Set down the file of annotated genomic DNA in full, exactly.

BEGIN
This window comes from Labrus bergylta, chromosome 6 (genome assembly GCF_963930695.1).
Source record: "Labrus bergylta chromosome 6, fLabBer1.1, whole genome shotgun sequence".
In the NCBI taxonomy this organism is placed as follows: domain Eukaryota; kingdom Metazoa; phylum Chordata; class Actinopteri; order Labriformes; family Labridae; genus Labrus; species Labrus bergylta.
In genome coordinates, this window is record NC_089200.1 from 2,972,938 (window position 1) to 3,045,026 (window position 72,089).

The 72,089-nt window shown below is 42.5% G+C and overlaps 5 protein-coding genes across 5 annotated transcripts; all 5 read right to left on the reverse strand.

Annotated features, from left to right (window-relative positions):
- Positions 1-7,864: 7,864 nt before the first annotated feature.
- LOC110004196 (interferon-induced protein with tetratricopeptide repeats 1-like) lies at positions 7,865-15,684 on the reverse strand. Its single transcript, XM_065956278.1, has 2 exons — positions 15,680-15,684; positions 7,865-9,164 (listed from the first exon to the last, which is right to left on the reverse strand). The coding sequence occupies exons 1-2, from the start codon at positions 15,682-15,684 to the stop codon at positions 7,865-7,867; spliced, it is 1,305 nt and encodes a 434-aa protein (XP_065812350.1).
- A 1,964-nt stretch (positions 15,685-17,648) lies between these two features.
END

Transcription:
This window comes from Labrus bergylta, chromosome 6 (genome assembly GCF_963930695.1).
Source record: "Labrus bergylta chromosome 6, fLabBer1.1, whole genome shotgun sequence".
In the NCBI taxonomy this organism is placed as follows: domain Eukaryota; kingdom Metazoa; phylum Chordata; class Actinopteri; order Labriformes; family Labridae; genus Labrus; species Labrus bergylta.
In genome coordinates, this window is record NC_089200.1 from 2,972,938 (window position 1) to 3,045,026 (window position 72,089).

The 72,089-nt window shown below is 42.5% G+C and overlaps 5 protein-coding genes across 5 annotated transcripts; all 5 read right to left on the reverse strand.

Annotated features, from left to right (window-relative positions):
- Positions 1-7,864: 7,864 nt before the first annotated feature.
- LOC110004196 (interferon-induced protein with tetratricopeptide repeats 1-like) lies at positions 7,865-15,684 on the reverse strand. Its single transcript, XM_065956278.1, has 2 exons — positions 15,680-15,684; positions 7,865-9,164 (listed from the first exon to the last, which is right to left on the reverse strand). The coding sequence occupies exons 1-2, from the start codon at positions 15,682-15,684 to the stop codon at positions 7,865-7,867; spliced, it is 1,305 nt and encodes a 434-aa protein (XP_065812350.1).
- A 1,964-nt stretch (positions 15,685-17,648) lies between these two features.